University of Calgary

Hot ’Hoods of the Future

Submitted by alumni on Thu, 04/13/2017 - 16:29.

Hot ’Hoods of the Future

In 50 years, our walkable neighbourhoods will be interconnected by public transit, on-demand vehicles and drones. Here, two UCalgary experts — Jyoti Gondek, MA’03, PhD’14, director of the Westman Centre for Real Estate Studies in the Haskayne School of Business, and Josh Taron, associate professor of architecture with the Faculty of Environmental Design — share glimpses of future housing and ’hoods.
By Val Berenyi • Illustration by Travis Sengaus

Come Together
Forget the monoculture with houses here and shopping and work way over there. “We’ve got land-use policies that were designed for separate uses,” says Gondek. “In the future, we need to look at social behaviour to mix uses effectively.” A prime example is UCalgary’s own University District; its plans call for a K-12 urban school located in a multi-use building, next to a park, so that children in the ’hood can walk or ride their bikes while their parents can get to grocery stores, recreation facilities and offices on foot.

Under One Roof
Multigenerational families — groups connected by blood or by choice — will increasingly live together, predicts Gondek. “Social isolation will be seen as important a reason as medical or physical assistance for living in closer quarters.” It’s already happening in Conrich, a hamlet east of Calgary, where some southeast Asian families are buying farms and building homes suitable for extended families, with multiple kitchens and several master suites for parents, grandparents and other relatives.

Hipster Central
Downtown’s office towers could be revitalized by artists and hipsters bringing galleries, shops and design collectives to low-rent spaces on the ground floors, with a mix of offices and apartments upstairs. Even cooler? Power these vertical villages with renewable energy from the sun, wind and geothermal — plus, reuse grey water for rooftop greenhouses.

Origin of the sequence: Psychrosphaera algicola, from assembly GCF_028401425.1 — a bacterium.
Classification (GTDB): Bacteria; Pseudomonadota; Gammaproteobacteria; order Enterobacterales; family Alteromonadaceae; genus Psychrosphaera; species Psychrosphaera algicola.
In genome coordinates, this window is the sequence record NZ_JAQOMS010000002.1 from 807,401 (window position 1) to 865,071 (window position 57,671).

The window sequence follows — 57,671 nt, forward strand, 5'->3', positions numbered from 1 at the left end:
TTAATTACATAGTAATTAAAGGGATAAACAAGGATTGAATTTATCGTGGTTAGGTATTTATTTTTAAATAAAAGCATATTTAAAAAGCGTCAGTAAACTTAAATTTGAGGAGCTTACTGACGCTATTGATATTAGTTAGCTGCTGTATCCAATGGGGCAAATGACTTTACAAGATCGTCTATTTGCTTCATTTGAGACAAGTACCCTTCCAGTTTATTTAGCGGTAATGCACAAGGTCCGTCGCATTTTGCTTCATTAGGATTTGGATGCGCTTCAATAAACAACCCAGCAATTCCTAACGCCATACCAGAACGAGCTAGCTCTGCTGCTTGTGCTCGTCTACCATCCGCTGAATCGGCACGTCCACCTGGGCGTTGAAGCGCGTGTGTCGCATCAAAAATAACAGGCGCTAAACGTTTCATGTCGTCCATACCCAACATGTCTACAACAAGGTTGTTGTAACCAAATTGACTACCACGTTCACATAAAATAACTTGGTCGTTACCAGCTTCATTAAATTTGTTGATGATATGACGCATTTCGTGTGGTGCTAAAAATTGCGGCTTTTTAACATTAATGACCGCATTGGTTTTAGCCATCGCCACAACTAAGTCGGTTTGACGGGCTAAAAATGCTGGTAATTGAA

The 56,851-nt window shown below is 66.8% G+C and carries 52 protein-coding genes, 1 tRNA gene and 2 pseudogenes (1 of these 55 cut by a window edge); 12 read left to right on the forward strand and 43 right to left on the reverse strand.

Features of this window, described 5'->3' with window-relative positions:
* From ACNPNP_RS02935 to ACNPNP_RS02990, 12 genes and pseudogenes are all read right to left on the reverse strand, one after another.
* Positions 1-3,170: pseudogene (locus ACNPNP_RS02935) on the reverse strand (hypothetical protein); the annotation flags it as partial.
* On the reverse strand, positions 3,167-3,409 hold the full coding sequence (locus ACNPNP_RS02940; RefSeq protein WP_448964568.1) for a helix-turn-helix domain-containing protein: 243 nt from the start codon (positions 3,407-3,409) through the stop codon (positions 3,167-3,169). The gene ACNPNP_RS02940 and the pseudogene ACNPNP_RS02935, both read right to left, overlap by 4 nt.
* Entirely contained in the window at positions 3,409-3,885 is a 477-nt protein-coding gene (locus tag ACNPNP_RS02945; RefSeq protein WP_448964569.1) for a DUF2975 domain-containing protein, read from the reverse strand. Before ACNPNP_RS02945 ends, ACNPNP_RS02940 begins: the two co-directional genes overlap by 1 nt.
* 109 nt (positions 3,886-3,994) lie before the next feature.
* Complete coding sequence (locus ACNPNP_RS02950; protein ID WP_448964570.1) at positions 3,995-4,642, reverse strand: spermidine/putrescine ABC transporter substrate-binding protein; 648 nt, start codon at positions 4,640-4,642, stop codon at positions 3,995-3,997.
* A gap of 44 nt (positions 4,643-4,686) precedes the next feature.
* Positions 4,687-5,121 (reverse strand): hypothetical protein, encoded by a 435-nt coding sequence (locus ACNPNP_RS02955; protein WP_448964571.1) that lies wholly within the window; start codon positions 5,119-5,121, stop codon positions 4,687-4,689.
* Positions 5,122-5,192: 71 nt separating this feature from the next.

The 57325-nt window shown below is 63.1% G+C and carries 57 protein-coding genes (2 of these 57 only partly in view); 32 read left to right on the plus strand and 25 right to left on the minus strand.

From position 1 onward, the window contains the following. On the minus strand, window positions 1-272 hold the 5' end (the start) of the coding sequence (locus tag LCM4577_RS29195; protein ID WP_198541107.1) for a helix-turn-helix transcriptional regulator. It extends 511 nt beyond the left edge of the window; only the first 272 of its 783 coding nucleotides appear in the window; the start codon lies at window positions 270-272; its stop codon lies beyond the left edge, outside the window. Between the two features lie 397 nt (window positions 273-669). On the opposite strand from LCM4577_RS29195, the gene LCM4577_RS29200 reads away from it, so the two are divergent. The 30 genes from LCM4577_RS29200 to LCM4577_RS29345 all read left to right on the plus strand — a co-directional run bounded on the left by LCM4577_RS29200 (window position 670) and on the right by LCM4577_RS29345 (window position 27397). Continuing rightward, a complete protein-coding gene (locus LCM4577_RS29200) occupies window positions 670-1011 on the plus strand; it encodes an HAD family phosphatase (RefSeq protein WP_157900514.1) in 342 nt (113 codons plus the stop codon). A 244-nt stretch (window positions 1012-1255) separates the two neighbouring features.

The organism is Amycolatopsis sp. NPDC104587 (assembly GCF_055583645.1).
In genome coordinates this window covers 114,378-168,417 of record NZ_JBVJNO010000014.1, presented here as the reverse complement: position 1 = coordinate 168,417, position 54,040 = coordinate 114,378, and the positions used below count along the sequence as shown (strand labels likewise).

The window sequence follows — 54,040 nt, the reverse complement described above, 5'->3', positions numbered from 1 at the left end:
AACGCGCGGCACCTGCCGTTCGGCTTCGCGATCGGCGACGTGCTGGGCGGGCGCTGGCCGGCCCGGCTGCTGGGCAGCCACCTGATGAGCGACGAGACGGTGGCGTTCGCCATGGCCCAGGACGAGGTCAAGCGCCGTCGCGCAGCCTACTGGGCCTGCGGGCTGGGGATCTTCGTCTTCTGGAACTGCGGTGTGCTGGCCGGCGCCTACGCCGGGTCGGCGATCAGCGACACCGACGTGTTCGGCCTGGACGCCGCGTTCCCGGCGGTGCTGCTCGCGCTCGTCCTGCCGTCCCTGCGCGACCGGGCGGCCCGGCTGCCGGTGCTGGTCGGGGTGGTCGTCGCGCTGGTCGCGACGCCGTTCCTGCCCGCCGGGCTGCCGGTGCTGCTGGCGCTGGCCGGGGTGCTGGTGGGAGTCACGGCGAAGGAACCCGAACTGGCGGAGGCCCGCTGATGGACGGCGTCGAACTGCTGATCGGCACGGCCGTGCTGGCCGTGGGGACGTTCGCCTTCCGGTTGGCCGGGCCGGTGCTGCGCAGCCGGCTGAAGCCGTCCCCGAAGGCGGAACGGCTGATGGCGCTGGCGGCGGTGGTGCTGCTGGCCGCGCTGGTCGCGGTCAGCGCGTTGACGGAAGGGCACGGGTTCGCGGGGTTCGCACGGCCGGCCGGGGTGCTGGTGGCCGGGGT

People’s Needs First
Don’t want to live in a high-rise? The City of Calgary’s new R-CG land-use designation mixes cottage-style housing “clusters” — cottages grouped around an open space — with row housing, duplexes, secondary and backyard suites for less-intrusive density. “With these options added to the standard detached single-family home, neighbourhoods will be able to accommodate evolving household needs,” says Gondek.

Call it ‘Chunkictecture’
Prefabrication is the way of the future, Taron says. Chunks of houses — walls, floors, stairs, roof — will be built in factories, the pieces nested together and transported to the lot. “Within six hours or less, they’ll be craned into place, bolted together and the electrical and plumbing plugged in,” he says of the form he dubs “chunkictecture.”

Put it Together, Take it Apart
Eventually, prefabrication will allow housing to expand and contract with people’s lives. A young couple might start with a basic kit: a kitchen, living area, bedroom and bathroom. Instead of selling and moving as they expand their family, they’ll add modules, maybe another bathroom or a couple of bedrooms. “Over time, as the kids grow up and move out, the couple could put those modules back into a secondary market to recover costs,” Taron says. “It starts to address problems such as affordable housing as resale chunks would be more affordable.”

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